Monday, June 06, 2011

Planting Trees in Breckenridge

Saturday morning I worked my butt off planting tree seedlings in Breckenridge. All of the Lodgepole Pine trees in Summit County have been hit hard by the pine beetle plague, and in many areas the percentage of dead trees is 80 - 90 %. The town of Breckenridge opted to clear-cut the Discovery Hill open space of all the Lodgepole Pines and replant with a mix of Bristlecone Pine and Englemann Spruce seedlings, which mixed with the remaining young Lodgepole Pine seedlings would made for a healthier, diverse forest.

My husband and I volunteered Saturday morning on a work crew of about two dozen people, including four Breckenridge trails department employees who trained us and kept us in line. In two and a half hours, we managed to plant 250 seedlings and water every single one. The photos below are from that morning. The first one shows me with my work gloves and shovels, poised to dig another tree hole. The second shows the watering operation.

Some of the trees were able to be watered from a long hose that snaked up the hill from a water truck. On the higher sections of the hillside, though, buckets of water had to be lugged up (by the young male volunteers) to the planted trees. The third photo shows me standing on the trail, with two teens approaching, the last one lugging water.

For every seedling we had to dig a hole 2.5 times the diameter of the root and dirt core and a little longer, then repack the dirt around the seedling. Then we had to create a berm downhill of the seedling to retain rain water and mark it with a colored flag (shown in the second photo), so another set of volunteers could come back on Tuesday to water them again.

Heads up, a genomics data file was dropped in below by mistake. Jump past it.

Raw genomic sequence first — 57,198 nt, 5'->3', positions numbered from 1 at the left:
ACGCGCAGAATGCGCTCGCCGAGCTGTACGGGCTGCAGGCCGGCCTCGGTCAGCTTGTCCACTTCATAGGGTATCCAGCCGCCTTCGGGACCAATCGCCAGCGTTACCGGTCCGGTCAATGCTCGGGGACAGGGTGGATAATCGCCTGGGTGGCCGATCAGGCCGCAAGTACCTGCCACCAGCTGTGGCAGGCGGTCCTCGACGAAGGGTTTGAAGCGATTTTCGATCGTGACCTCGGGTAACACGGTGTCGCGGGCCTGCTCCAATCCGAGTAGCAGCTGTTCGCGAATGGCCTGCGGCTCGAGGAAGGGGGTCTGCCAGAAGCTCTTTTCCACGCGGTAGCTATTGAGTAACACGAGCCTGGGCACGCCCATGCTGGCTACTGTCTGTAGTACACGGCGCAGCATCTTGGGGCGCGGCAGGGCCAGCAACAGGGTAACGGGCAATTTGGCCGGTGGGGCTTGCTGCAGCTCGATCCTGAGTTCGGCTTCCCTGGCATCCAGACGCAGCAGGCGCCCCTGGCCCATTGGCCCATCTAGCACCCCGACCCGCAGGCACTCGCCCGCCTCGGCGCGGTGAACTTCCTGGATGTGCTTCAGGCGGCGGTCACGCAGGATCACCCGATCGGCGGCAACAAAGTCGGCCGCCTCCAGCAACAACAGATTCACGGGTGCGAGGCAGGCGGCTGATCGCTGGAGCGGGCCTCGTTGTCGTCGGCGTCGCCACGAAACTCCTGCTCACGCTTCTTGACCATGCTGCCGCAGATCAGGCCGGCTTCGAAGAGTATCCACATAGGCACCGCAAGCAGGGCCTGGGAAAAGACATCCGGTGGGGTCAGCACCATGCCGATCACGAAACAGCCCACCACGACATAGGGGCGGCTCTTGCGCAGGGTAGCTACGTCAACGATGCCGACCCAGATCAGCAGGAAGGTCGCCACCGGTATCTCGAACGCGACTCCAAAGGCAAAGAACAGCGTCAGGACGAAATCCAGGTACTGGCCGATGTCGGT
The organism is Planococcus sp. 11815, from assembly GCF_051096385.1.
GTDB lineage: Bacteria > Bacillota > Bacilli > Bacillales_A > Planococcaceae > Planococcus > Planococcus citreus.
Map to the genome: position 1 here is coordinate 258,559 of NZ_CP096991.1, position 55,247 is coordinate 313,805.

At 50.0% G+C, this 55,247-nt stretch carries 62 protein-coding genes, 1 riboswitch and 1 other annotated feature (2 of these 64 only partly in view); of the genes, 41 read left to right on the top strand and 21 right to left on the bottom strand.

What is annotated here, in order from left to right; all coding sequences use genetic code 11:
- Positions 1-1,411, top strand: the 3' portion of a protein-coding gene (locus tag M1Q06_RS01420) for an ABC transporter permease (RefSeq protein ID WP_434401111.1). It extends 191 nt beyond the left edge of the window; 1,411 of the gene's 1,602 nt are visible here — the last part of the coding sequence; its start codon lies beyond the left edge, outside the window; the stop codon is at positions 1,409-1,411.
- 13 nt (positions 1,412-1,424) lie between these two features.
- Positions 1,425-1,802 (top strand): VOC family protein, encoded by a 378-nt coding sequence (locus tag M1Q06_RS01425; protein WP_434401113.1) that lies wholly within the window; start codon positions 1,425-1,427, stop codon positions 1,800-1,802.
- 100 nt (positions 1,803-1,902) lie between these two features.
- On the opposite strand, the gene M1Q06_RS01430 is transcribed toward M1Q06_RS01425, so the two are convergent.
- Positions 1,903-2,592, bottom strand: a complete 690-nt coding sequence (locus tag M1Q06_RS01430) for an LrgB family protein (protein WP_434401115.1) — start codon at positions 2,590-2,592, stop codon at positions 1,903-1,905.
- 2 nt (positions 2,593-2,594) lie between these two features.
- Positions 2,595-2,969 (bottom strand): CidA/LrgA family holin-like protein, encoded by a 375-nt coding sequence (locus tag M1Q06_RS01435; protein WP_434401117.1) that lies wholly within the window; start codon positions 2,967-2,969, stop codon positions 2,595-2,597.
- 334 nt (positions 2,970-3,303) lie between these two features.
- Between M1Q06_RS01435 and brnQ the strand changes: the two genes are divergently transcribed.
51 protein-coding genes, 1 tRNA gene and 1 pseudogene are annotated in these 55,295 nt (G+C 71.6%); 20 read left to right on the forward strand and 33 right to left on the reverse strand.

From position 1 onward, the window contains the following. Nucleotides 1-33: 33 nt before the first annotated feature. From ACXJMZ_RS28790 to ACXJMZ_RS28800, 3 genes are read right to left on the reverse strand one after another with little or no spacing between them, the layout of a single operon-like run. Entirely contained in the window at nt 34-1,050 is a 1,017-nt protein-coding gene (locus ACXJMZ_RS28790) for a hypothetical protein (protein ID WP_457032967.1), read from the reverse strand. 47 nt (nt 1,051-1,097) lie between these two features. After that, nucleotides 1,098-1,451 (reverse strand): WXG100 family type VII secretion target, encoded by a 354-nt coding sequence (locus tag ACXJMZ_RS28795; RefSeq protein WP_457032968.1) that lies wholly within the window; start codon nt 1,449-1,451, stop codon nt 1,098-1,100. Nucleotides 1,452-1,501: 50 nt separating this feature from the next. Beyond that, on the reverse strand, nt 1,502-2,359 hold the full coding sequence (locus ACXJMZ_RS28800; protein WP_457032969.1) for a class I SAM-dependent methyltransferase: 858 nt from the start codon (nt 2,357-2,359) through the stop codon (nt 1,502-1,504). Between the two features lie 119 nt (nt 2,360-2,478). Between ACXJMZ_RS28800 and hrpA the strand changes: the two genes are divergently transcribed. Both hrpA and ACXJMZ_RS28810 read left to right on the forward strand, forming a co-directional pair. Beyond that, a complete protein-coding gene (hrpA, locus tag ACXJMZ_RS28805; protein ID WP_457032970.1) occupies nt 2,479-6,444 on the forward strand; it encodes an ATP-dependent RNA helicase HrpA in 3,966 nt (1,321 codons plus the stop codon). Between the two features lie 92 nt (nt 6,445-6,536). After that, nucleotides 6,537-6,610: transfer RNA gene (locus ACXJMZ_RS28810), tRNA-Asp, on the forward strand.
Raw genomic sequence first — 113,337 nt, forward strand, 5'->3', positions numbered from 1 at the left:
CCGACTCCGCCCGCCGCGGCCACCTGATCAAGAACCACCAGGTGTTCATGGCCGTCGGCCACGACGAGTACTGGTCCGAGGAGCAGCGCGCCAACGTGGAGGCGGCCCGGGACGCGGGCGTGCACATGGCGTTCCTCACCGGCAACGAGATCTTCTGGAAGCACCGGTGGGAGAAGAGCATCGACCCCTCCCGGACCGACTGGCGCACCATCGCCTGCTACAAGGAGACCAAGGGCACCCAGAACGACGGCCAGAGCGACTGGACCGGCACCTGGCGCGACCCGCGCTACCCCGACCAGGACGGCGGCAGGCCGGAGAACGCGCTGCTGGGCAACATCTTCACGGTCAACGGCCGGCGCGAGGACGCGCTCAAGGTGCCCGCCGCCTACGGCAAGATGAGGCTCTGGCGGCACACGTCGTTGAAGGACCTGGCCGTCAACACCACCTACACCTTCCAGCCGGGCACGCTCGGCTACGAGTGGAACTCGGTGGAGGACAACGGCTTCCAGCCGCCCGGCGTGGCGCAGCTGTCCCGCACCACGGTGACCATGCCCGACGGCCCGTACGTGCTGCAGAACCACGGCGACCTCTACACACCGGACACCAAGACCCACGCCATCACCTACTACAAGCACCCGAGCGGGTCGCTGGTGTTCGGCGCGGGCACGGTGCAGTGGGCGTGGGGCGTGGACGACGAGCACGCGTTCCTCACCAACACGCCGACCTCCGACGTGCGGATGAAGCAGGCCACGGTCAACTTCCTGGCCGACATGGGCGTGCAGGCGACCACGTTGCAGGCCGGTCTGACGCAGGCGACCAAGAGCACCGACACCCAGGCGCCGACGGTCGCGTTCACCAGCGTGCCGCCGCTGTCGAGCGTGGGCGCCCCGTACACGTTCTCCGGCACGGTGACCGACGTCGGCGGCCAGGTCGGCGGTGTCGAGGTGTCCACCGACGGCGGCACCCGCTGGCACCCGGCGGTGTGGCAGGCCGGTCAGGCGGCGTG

Hopefully these young trees will thrive and in ten years or so as people walk along the trail, they will have shade. The stacks of cut lodgepole pine trees will be burned later in controlled burns, so we didn't plant any new seedlings near them. It was a good feeling to contribute to a job well done, and we were given tickets to that evening's Bluegrass Jam concert to boot!

1 comment:

Environmental Training Courses said...

Engaging yourselves in an environmental awareness activity is really an act that should be shared with others. It is a good deed indeed for many of us inhabitants of the planet earth. I hope lots of people will mirror this act and also share it to youngsters.